What Will Upcoming Contract Negotiations Mean for Taylor Swift, Usher and Justin Timberlake?
Megamillion-dollar label deals are a thing of the past. But with Usher, Timberlake and Swift nearing the end of their contracts, this is how majors will have to fight to keep them.
Taylor Swift, Usher and Justin Timberlake are about to enter an all-too-familiar crossroads for pop superstars: Their next albums will also be the last ones due to their respective major labels (Big Machine/Universal for Swift, RCA for Timberlake and Usher).
But unlike the mega-stars of yore, today's top acts face a different marketplace in which they're required to work much harder for their hefty advances — with lower sales to show for it. In fact, you would have to go all the way back to 2001 to a find a nine-figure commitment, when Whitney Houston re-upped with Arista for a multi-album deal worth $100 million. Britney Spears recently renewed her deal with RCA for an undisclosed sum, sources tell Billboard. But when Timberlake, Swift and Usher head to the table, what can they expect?
"The trend is definitely toward shorter [term] deals on both sides," says Donald Passman, an entertainment lawyer at Gang, Tyre, Ramer & Brown who negotiated Janet Jackson's $80 million EMI contract in the 1990s and authored the book series All You Need to Know About the Music Business. "The industry is in distress and digital is not picking up the slack, so the big companies are worried about long-term commitments, and the artists tend to take longer between product. Unless you're Taylor Swift, very few can command a top-of-the-market deal." Sony Music chief creative officer Clive Davis concurs: "There will be a fair and hard negotiation to re-sign her," he says.
Today, the high end of a recording contract is a $7 million-plus advance per album, but it's rare that an artist secures that large a payout without giving up a piece of his or her ancillary income. Indeed, 360 deals are now the norm among newer acts — One Direction, Ed Sheeran and 5 Seconds of Summer all have revenue-sharing agreements with their labels on touring, merch and other back-end fees. So are such hefty upfront payments a thing of the past?
"Each case is different," offers Kenny Meiselas, a senior partner at Grubman Shire & Meiselas, who represents Nicki Minaj and Lady Gaga. "When you have an artist at the peak of their career, I've never seen a record company not be open to renegotiating and treating their artist fairly." Meiselas would know: He just renegotiated Mary J. Blige's contract with Universal Music Group, moving her from Interscope to Capitol for her anticipated London Sessions album (see story, page 40) in what one source describes as a "very lucrative" deal. Says Meiselas with a smirk: "We figured it out."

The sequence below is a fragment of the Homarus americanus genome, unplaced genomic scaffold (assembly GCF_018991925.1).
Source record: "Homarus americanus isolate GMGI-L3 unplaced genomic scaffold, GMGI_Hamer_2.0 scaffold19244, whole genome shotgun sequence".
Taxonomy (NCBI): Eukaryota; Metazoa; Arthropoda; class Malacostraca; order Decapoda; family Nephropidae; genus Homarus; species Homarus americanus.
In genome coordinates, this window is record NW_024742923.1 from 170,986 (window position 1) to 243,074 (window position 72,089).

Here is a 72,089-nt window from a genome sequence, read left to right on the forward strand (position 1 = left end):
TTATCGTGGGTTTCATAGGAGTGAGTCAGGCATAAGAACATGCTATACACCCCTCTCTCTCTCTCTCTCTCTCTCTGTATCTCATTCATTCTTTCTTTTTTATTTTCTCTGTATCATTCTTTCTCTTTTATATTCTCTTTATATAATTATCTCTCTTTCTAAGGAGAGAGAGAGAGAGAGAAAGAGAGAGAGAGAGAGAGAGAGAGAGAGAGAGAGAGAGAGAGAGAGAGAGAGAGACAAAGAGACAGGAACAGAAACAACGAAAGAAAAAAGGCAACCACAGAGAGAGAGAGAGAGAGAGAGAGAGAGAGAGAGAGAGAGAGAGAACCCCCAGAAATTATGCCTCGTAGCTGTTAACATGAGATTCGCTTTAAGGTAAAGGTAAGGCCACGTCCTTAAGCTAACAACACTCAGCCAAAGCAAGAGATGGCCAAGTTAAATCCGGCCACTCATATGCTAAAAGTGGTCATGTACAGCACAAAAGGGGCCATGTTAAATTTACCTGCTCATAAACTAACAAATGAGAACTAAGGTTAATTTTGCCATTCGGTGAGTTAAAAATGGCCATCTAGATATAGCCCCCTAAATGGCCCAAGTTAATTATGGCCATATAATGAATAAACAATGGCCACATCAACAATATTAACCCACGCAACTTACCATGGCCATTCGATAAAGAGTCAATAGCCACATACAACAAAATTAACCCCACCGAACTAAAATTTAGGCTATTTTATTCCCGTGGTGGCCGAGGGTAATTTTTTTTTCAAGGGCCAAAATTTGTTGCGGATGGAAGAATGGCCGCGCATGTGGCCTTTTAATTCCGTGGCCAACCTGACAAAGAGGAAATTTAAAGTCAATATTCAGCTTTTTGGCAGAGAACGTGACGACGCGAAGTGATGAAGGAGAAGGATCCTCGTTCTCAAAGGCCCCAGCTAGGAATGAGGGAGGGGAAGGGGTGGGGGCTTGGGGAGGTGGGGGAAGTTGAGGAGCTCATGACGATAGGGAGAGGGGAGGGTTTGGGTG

One thing certain about the new contracts is that "marquee artists will own their own masters," says manager Jim Guerinot, who represented Nine Inch Nails for decades. "When Nine Inch Nails did their deal, they signed for a high royalty with a low advance and they own the master. Artists make most of their money on the road anyway."
Indeed, adds Joel Katz, chairman of global entertainment and media practice for Greenberg Traurig, who reps Timberlake among other music clients: "Artists will not only want to reserve as many rights as they can, they will also want to retain ownership of their new albums."
That's if they choose to stick with a label, rather than taking the DIY route, as acts like Wilco and Prince have done with varying degrees of success. A major facing a defection can offer one more carrot, however: an imprint. Pharrell Williams has one (I Am Other with Columbia) as does Maroon 5's Adam Levine (222 Records through Interscope). Such deals not only give acts signing power, but allow them to license new releases for "pressing and distribution" (or P&D) deals, which can net as much as an 80 percent to 85 percent profit split, compared with the more standard 50/50 share. However, Timberlake (with Tennman for Interscope) and Usher (with US Records for Sony's J) have already tried that approach, with little to show for it. Still, labels may look to revive the concept come re-up time.
This article first appeared in the Nov. 29 issue of Billboard.